Merged security prompts privacy fears

Unified physical and IT security systems raise privacy issues

In George Orwell’s classic novel, 1984, surveillance devices constantly monitor the citizens of Oceana, and Big Brother controls their movements. Orwell may have missed his target by about 20 years, but parts of his ominous vision are imminently more possible now that physical and IT security systems are merging. 

Consider the network-connected door lock, which grants employees entry based on their identity or behavior according to policies that reside in a rules engine. That same door lock in theory could keep a person locked inside — say, until the end of his or her shift. Or consider biometric sensors and surveillance cameras, which can track your every move inside a building and develop a composite picture of your behavior, including your online activity.

Extreme? Maybe, but many questions remain as to how converged systems and the data they generate will be used. Few companies are willing to speak publicly about deployments of converged physical and IT security systems, says Eric Maurice, director of eTrust security management at Computer Associates. “They’re concerned about the perception the system will create with their own employees — the fear that this kind of tool will be used to monitor everybody in real time.”

Mark Cherry, global product development manager of Honeywell’s Enterprise Building Integrator product, says privacy issues are a moving target linked to public sentiment and legislation. “You’re always dealing with the civil liberties aspects of this,” he says, noting that companies in some Scandinavian countries must by law expunge data on employees’ access activities within 30 days.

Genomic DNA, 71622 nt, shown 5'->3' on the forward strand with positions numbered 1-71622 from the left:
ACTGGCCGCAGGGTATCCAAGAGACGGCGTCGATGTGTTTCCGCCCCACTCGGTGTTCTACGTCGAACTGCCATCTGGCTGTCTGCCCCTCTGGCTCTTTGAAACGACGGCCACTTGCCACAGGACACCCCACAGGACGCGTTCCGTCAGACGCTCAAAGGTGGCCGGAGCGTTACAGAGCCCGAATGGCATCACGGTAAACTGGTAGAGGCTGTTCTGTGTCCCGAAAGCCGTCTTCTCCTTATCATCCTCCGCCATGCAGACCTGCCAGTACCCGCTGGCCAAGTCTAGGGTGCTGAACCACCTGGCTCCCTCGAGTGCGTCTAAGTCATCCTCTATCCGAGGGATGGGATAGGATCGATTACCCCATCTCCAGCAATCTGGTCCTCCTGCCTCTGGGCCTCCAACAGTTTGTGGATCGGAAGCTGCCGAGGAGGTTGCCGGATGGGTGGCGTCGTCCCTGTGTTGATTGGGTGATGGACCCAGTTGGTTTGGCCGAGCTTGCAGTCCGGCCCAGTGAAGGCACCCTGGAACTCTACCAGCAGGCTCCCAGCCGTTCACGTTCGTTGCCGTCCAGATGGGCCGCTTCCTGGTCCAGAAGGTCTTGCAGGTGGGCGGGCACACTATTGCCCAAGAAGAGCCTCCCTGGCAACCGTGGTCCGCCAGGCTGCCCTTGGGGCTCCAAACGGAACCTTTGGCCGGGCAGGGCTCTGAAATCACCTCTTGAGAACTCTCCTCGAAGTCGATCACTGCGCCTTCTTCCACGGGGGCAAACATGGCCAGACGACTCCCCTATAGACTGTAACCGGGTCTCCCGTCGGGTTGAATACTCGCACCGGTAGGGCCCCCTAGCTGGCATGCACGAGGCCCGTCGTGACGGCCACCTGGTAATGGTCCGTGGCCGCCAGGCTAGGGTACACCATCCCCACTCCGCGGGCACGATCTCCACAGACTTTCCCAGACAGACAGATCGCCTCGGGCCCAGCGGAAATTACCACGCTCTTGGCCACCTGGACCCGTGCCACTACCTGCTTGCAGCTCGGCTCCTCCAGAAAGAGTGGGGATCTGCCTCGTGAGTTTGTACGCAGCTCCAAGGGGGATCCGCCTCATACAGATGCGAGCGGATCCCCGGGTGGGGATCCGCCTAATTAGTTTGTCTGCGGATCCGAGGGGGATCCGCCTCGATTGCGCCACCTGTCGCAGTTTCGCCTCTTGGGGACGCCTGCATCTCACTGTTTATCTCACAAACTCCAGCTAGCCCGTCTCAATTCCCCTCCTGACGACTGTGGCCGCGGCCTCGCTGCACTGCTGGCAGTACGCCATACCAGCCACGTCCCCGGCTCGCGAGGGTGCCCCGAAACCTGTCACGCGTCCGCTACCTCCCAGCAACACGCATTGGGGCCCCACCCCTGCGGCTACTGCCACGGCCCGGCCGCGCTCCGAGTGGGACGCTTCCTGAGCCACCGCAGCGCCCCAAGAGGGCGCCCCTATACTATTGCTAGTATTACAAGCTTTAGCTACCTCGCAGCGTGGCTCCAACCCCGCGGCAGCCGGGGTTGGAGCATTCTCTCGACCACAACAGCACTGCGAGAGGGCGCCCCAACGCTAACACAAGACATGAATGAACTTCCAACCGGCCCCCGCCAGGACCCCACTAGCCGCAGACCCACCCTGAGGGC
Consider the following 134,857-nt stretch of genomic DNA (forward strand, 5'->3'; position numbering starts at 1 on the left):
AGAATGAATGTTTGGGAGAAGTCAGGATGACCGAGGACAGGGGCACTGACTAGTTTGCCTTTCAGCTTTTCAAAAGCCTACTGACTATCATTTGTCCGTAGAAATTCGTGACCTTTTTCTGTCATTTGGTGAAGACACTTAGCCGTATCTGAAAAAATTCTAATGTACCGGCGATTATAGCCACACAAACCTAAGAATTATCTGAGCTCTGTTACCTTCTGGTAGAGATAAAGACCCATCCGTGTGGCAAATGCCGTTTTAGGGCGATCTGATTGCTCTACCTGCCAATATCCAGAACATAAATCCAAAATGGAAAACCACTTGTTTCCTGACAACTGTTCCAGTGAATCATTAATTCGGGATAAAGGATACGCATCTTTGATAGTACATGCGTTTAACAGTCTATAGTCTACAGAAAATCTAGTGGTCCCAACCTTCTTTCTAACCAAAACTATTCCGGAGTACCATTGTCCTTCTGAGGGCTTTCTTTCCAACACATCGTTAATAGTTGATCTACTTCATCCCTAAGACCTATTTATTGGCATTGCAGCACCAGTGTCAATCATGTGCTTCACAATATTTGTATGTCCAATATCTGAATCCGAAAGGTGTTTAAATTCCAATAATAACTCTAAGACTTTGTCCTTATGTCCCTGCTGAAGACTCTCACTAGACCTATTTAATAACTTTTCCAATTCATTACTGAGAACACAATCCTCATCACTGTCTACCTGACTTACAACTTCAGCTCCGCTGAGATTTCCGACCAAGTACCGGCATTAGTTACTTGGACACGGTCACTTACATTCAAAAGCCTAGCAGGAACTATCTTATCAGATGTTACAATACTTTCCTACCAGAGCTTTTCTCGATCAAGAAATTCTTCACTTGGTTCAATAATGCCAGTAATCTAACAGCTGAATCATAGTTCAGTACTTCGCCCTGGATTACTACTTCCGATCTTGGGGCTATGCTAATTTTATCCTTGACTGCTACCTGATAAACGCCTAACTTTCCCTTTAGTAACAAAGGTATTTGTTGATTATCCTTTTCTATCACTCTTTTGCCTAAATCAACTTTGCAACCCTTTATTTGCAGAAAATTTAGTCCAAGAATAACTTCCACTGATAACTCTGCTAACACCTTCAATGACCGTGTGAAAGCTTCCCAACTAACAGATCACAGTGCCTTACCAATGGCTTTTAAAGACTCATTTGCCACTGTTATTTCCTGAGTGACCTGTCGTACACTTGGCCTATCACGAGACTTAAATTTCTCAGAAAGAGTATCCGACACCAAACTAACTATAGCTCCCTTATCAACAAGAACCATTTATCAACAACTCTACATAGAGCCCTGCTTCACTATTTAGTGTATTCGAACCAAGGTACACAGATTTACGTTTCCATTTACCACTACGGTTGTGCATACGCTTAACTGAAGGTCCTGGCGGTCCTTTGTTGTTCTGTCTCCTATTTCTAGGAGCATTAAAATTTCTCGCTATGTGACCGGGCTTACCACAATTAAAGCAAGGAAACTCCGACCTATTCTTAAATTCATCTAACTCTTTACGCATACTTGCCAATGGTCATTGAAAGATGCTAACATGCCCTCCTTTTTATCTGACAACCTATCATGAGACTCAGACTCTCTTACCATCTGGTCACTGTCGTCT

In the United States, privacy advocates backed off some of their demands in the wake of Sept. 11. “But as time passes, the more relaxed people will become [about security measures]. We’re already seeing it,” Cherry adds. He notes that some businesses, such as pharmaceutical and health care companies, are required by regulators to collect information about employee activities. But at many companies, monitoring is not viewed as crucial. “If you’re in a warehouse pushing out paper, you probably don’t need to track everywhere John has been,” he says.

Other approaches to protecting employee privacy include keeping biometric data on a smart card as a private key rather than in a central database and carefully limiting access to certain data.

At Delaware State University, for example, in addition to having strong, publicly posted privacy policies, the IT department does not have access to data about students’ physical movements around campus, explains Dr. Charles D. Fletcher Jr., the university’s CIO. “We try to keep that separate,” he explains. “That makes good auditing policy.”

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